Rebbetzin Rivka Nojowitz

Many mitzvos and tasks are packed into the twenty-four hour period known as Purim. We read the Megilla twice, partake in a seuda (feast), send and receive food parcels, dispense tzadaka (charity), create and admire numerous costumes, drink to fulfil the dictum 'ad dlo yoda', sing and dance at special Purim parties, and in general squeeze an amazing amount of activity into the one day.

There are innumerable insights and lessons that we can glean from the Purim story, many of which should accompany us throughout the year. Following are three of these.

The protagonists in the Purim story are Mordechai and Esther from the tribe of Binyamin, and Haman Harasha (the wicked), a descendant of Amalek, grandson of Esav. Esav, the progenitor of Amalek, was very careful about honouring his father, Yitzchak. Whenever Esav served his father, he wore special clothes that he kept in the care of his mother. He did this for two reasons: firstly so that they should be readily available to him whenever he needed them, and secondly because they were expensive garments and he didn't trust his wives with such items.

R' Shimon ben Gamliel had this to say about Esav's level of kibud av (honouring his father): "all my life I strove to honour my father, yet I did not achieve even one percent of Esav's level of kibud av. When I serve my father, I wear old clothes in order not to stain my good ones; when I go out in public, I put on my good clothing. Esav, however, served his father in his special, costly clothing, because he felt it was a lack of honour to serve him otherwise (Bereishis Rabba).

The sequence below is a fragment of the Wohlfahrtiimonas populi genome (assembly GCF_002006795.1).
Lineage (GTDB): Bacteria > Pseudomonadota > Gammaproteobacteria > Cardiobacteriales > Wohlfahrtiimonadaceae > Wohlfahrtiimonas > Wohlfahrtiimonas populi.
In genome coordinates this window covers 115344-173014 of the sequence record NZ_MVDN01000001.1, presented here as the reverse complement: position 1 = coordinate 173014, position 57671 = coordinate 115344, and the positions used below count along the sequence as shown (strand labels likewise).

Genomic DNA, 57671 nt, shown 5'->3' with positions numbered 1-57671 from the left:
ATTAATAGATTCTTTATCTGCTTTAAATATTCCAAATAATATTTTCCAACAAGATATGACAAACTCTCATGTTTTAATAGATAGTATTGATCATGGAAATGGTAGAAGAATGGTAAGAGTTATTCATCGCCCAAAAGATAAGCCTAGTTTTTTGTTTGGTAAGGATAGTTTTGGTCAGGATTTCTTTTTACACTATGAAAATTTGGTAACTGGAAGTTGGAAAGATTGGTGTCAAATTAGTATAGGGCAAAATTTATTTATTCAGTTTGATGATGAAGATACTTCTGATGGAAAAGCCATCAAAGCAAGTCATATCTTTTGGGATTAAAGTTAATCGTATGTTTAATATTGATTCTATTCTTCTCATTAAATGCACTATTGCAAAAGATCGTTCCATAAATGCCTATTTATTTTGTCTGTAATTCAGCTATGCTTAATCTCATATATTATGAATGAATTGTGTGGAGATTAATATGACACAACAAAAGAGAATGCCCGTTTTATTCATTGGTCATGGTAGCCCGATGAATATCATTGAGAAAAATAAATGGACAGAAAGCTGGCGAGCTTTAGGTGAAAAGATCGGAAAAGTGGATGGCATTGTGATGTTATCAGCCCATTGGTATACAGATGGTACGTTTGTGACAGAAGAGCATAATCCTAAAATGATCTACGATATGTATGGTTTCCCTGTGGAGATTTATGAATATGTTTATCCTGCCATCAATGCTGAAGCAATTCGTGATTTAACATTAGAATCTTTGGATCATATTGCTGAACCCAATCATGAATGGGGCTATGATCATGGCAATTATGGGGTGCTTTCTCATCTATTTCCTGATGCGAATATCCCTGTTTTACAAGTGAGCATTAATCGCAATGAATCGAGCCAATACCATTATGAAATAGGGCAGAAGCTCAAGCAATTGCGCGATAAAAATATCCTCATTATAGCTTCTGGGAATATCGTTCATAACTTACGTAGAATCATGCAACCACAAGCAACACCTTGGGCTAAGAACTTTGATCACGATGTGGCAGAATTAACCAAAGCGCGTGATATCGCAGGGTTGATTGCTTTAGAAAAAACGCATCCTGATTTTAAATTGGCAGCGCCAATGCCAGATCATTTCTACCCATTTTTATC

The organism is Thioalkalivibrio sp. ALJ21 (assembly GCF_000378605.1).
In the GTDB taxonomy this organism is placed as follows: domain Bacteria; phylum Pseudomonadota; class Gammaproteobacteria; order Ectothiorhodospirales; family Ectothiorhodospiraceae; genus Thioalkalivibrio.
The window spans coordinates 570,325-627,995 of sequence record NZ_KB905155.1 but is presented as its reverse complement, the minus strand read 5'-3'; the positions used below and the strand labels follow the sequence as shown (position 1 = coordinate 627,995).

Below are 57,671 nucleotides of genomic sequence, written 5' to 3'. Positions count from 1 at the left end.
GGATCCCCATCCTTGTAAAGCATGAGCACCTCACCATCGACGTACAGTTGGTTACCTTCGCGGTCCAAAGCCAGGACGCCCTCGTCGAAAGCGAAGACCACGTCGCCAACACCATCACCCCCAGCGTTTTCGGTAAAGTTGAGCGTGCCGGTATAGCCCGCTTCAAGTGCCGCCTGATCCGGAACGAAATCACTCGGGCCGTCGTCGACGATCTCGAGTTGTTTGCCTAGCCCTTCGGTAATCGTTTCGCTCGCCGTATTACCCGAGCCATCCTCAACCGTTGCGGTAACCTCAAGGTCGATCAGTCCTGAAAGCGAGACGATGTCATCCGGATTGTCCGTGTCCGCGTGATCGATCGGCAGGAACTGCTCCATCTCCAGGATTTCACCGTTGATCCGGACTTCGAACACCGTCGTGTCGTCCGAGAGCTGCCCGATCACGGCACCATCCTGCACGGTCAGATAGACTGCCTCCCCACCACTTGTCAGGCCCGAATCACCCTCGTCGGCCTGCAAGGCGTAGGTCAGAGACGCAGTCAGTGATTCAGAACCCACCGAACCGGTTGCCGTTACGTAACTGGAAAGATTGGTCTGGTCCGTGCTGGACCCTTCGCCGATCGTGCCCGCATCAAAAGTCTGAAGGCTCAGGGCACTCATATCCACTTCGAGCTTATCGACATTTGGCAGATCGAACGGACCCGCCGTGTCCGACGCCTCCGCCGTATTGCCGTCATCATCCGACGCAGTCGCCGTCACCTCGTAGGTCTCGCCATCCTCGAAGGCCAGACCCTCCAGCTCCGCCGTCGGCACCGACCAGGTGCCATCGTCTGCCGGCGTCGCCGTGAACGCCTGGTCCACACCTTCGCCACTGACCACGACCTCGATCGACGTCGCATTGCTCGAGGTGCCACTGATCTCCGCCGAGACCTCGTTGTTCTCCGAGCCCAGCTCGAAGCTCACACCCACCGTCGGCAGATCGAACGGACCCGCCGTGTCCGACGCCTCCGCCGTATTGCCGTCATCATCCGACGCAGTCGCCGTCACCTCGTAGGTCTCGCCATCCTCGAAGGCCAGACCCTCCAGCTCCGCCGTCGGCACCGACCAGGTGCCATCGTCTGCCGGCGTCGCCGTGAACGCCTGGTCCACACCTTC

All the power and greatness that Esav achieved in this world was the result of honoring his father. The Midrash says that in this merit, Esav was granted great honor himself, and the great powers and kingdoms wanted to marry into his family. On the words 'upon your sword shall you live,' the Noam Elimelech writes: 'due to the mitzvos you did with your sword (bringing food to Yitzchak), you will enjoy material success in life.'

The way for Jews to weaken Esav's power is through strengthening their observance of the mitzva of kibud av v'eim (honouring one's father and mother). According to R' Yonason Eibeschutz, it was possible for Haman (who was Esav's descendant) to be destroyed by Esther because she was a true orphan, having lost her father before her birth and her mother at her birth. Since she never saw her parents, she was unable to honour them, and this was a constant source of pain for her. Therefore, Hashem considered it as if she had honoured them to the utmost of her ability. Esther was therefore the most eligible and fitting personality to bring about the downfall of Haman, Esav's heir.

The mitzva of honouring parents is so great that it is a key to the Final Redemption. When Yaakov Avinu ran away from home to escape Esav's anger, Esav sent his son after him to kill him. Yaakov was able to convince Eliphaz to take his money instead, and since a pauper is considered to be dead, Eliphaz technically fulfilled his father's request. Nevertheless, since Esav was willing to kill Yaakov despite the distress that he knew it would cause his father, Esav should have lost all the great reward that was given to him for honoring his father. Why, indeed, did this not happen?

The answer is that when Yaakov's sons sold their brother Yosef and told Yaakov that he had been killed, they caused Yaakov great pain. In this way, they neutralised Esav's sin, because they also showed a lack of concern for their father's great sorrow. Therefore, Chazal tell us that at the End of Days, the children of Esav will fall into the hands of the children of Rachel, the mother of Yosef and Binyamin. Only Yosef (the victim) and Binyamin did not participate in the sale of Yosef, and so it is most fitting that they are the ones who will conquer Esav, for against them Esav's merit of honouring his parents is cancelled ( R'Yonason Eibeschutz ).